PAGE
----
The biggest and best Cadillac news for 2016 is the revival of the epic CTS-V, with its chart-busting supercharged 6.2-liter V8 engine from the Corvette ZO6, making 640 horsepower and blowing the skivvies off (in a good way) anyone who gets behind the wheel. It’s built out of the more civilized CTS.
For starters, the CTS-V chassis is 20 percent stiffer than that of a standard CTS, from bracing in key places to handle the forces from all that horsepower. Naturally, the springs and dampers are stiffer, and it uses the wondrous Magnetic Ride Control suspension from the Corvette. It’s fitted with big Brembo brakes to slow it down from a top speed of 200 miles per hour, and 19-inch Michelin Pilot Super Sport tires that do a good job of gripping the road in corners, and a futile job of holding back the horsepower if you floor it. Try zero to sixty in 3.7 seconds. Now pull your eyeballs back out of their sockets.
Body changes include a carbon fiber hood, and unique bumpers front and rear, with a splitter under the front bumper to direct airflow for more cooling and downforce. Flared fenders make room for the fat tires, and aerodynamics are improved with edgy rocker panels and a rear spoiler.
At 4145 pounds, it’s 200 pounds lighter than the BMW M5. Is it better than the M5 or M6 on the track? We think so, but maybe you should ask Johnny O’Connell, who won the GT championship in the Pirelli World Challenge in his Cadillac, in 2012, 2013, 2014 and 2015.
The new CTS-V hasn’t been fully crash-tested, but it did get five stars from the NHTSA in side-impact and rollover tests, while the CTS got top ratings from the IIHS and five stars in every category from the NHTSA.
As for fuel mileage, its estimated 21 miles per gallon on the highway is quite impressive, a statement about today’s technology. But it could be half that and it probably wouldn’t deter buyers.
The 2016 Cadillac CTS-V ($83,995) comes loaded with leather upholstery, dual-zone climate control, and is near the top of the CTS range in terms of trim.
Still, the CTS-V is clearly a Cadillac. The black trapezoidal grille and vertical headlamps blend into the fat fenders and nose with its splitter that nearly scrapes the ground, while the big spoiler gives it the character of a hot-rod Cadillac.
A carbon fiber option package brings a bigger front splitter, rear spoiler, rear diffuser, and hood vent trim, all in showy, functional, woven carbon fiber.
Compared to the exterior and what’s under the hood, the cabin is understated, in an aggressive and educated sort of way. It’s basically the same as the luxury CTS, bathed in a soft and futuristic glow from two screens, a big 8-inch touchscreen and a 5.7-inch monitor between the gauges. Lots of chrome on the instrument panel, which is certainly more interesting than the Dodge Hellcat, and bolder than the German sports sedans.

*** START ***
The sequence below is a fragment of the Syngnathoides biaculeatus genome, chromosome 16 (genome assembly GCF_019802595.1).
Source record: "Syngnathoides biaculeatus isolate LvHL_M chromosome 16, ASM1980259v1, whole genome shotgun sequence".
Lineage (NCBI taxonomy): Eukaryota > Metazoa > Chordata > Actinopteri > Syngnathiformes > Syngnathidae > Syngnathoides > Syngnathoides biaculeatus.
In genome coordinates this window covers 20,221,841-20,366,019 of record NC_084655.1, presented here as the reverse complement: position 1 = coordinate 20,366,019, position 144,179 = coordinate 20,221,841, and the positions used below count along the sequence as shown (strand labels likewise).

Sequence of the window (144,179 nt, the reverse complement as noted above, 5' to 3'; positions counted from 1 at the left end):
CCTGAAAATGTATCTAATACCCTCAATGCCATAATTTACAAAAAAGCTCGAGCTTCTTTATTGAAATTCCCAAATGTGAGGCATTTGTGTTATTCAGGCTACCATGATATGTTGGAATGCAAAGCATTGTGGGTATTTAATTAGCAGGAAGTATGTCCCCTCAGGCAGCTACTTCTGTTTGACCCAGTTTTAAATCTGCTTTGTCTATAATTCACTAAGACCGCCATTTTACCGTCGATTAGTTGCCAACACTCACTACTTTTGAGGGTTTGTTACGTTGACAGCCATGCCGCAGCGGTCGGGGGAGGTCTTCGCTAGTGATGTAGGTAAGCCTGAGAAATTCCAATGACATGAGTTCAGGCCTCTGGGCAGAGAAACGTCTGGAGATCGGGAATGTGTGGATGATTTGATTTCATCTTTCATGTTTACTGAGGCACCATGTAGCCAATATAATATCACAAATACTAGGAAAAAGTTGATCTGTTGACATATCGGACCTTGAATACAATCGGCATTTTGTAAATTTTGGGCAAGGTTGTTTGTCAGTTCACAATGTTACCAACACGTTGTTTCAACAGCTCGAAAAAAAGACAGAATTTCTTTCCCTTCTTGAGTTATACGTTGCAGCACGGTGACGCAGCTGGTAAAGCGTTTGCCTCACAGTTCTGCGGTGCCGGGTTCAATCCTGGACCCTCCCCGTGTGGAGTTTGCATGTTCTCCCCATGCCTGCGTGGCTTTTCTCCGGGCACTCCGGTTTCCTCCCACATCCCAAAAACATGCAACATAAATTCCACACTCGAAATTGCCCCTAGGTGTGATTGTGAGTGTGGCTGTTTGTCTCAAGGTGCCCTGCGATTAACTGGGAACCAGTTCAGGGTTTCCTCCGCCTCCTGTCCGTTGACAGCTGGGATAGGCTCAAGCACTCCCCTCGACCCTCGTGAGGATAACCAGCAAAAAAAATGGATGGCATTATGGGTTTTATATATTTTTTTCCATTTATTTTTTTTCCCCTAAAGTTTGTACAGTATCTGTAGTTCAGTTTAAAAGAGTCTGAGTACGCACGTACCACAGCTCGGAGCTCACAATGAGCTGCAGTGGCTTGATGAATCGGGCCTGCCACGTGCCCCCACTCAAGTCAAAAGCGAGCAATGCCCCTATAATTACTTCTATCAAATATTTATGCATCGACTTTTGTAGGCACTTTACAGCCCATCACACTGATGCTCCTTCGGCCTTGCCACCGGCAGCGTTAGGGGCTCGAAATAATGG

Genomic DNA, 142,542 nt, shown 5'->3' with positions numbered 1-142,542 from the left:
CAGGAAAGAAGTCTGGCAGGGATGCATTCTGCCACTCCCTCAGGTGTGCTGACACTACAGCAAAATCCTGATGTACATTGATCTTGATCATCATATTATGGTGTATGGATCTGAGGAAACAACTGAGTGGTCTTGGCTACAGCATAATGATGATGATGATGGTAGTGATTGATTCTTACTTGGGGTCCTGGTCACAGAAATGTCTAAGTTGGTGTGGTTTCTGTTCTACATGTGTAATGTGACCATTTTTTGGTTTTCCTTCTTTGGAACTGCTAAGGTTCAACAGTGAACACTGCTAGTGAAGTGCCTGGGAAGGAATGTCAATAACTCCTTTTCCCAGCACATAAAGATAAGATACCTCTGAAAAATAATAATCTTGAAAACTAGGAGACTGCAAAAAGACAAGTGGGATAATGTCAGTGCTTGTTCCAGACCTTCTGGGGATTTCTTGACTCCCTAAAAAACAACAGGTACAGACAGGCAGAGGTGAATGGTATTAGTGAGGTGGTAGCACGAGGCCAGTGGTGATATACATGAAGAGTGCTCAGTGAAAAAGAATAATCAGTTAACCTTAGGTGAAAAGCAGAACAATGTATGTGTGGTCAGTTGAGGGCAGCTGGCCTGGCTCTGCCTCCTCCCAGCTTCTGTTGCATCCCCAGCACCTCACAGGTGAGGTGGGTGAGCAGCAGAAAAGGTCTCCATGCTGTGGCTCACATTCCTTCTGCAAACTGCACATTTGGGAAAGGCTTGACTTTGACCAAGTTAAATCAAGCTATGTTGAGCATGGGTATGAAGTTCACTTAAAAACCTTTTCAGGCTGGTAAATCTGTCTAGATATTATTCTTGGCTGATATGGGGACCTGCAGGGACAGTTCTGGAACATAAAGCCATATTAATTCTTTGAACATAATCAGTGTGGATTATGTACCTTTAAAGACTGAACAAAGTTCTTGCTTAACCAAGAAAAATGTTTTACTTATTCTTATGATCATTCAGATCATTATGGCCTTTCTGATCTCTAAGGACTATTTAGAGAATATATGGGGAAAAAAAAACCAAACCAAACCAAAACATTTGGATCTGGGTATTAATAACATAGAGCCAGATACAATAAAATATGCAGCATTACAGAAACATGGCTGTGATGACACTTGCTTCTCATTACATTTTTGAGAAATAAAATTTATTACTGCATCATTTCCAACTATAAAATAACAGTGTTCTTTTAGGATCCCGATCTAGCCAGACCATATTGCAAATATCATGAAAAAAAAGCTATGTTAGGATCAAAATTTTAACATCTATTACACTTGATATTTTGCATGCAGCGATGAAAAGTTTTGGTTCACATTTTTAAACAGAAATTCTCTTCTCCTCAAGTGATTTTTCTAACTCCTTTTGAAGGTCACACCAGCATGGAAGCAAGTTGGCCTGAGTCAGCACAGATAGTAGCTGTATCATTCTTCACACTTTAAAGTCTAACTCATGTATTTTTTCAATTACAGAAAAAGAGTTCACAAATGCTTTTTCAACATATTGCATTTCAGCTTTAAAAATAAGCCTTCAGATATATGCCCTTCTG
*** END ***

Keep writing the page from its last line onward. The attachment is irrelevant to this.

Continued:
There’s wood trim and stitched leather. The front seats are highly adjustable and very supportive, although we could do without the option that tightens the side bolsters when sensors feel a hard corner coming on; being goosed steals your concentration every time, when you need it for the corner.
Cadillac calls the CTS a 2+2, not a full sedan, so in the rear there’s less room and seat support than with some of the other cars this size, as well as less trunk space.
The supercharged 6.2-liter V8’s 640 horsepower is matched by 630 pound-feet of torque, a bit less than the Corvette Z06 because of the exhaust system, but other than the oil pan, they’re identical engines.
To handle the power the chassis is made more rigid with shock tower braces, a stronger rocker bulkhead, V-braces in the engine compartment, an aluminum shear panel at the front of the chassis, and a brace tying together the upper tie bar and rear bumper.
The rear suspension uses five links and the front suspension multi links with double-pivot McPherson struts. The Magnetic Ride Control system uses dampers containing magnetically charged particles in the oil that can adjust the shock stiffness a phenomenal 1000 times per second, as told by computer-linked sensors. This is the third generation for the MRC system, and that’s 40 percent faster than before. The upshot of all this sensing and speed is that your CTS-V will have the right chassis setup for every foot of your driving, whether patchy city pavement or ripply high-speed sweepers, or a smooth racing circuit on a track day.
The ride isn’t adversely affected by the big wide Michelin tires, other than the fact that there’s treacherously little grip if you get caught in snow or ice. They’re 19 inches in diameter, and 9.5 inches wide in front, 10.5 inches wide in the rear. On dry pavement, they grip the road fiercely; the CTS-V can corner at nearly 1g. The tires also allow good feedback to the river, working with the latest German ZF Servotronic II variable-ratio electric power steering system that’s 14 percent more firm than before.
The acceleration is neck-snapping and effectively endless, because it gets to 60 mph in 3.7 seconds and doesn’t stop until the car hits 200 miles per hour. That’s where the big Brembo brakes come in, because they work. Even the racing car that Johnny O’Connell drives uses a version of the Brembos that isn’t that much different than those on the road car.